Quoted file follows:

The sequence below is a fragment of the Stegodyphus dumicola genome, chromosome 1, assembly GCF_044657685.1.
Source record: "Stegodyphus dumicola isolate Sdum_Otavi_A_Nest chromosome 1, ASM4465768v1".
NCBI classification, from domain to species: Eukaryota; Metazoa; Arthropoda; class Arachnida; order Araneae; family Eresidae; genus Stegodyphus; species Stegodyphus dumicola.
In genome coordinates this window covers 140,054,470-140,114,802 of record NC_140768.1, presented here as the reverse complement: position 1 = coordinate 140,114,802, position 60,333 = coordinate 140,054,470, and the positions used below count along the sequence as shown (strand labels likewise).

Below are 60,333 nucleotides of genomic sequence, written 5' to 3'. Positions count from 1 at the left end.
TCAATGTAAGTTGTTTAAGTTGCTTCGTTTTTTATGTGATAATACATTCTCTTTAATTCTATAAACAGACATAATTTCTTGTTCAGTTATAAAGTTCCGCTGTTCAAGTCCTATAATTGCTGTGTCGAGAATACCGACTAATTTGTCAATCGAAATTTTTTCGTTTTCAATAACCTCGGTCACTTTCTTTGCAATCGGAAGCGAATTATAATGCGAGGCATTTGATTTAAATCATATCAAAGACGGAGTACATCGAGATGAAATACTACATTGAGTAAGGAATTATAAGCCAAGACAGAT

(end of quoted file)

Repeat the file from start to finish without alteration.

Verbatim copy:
The sequence below is a fragment of the Stegodyphus dumicola genome, chromosome 1, assembly GCF_044657685.1.
Source record: "Stegodyphus dumicola isolate Sdum_Otavi_A_Nest chromosome 1, ASM4465768v1".
NCBI classification, from domain to species: Eukaryota; Metazoa; Arthropoda; class Arachnida; order Araneae; family Eresidae; genus Stegodyphus; species Stegodyphus dumicola.
In genome coordinates this window covers 140,054,470-140,114,802 of record NC_140768.1, presented here as the reverse complement: position 1 = coordinate 140,114,802, position 60,333 = coordinate 140,054,470, and the positions used below count along the sequence as shown (strand labels likewise).

Below are 60,333 nucleotides of genomic sequence, written 5' to 3'. Positions count from 1 at the left end.
TCAATGTAAGTTGTTTAAGTTGCTTCGTTTTTTATGTGATAATACATTCTCTTTAATTCTATAAACAGACATAATTTCTTGTTCAGTTATAAAGTTCCGCTGTTCAAGTCCTATAATTGCTGTGTCGAGAATACCGACTAATTTGTCAATCGAAATTTTTTCGTTTTCAATAACCTCGGTCACTTTCTTTGCAATCGGAAGCGAATTATAATGCGAGGCATTTGATTTAAATCATATCAAAGACGGAGTACATCGAGATGAAATACTACATTGAGTAAGGAATTATAAGCCAAGACAGAT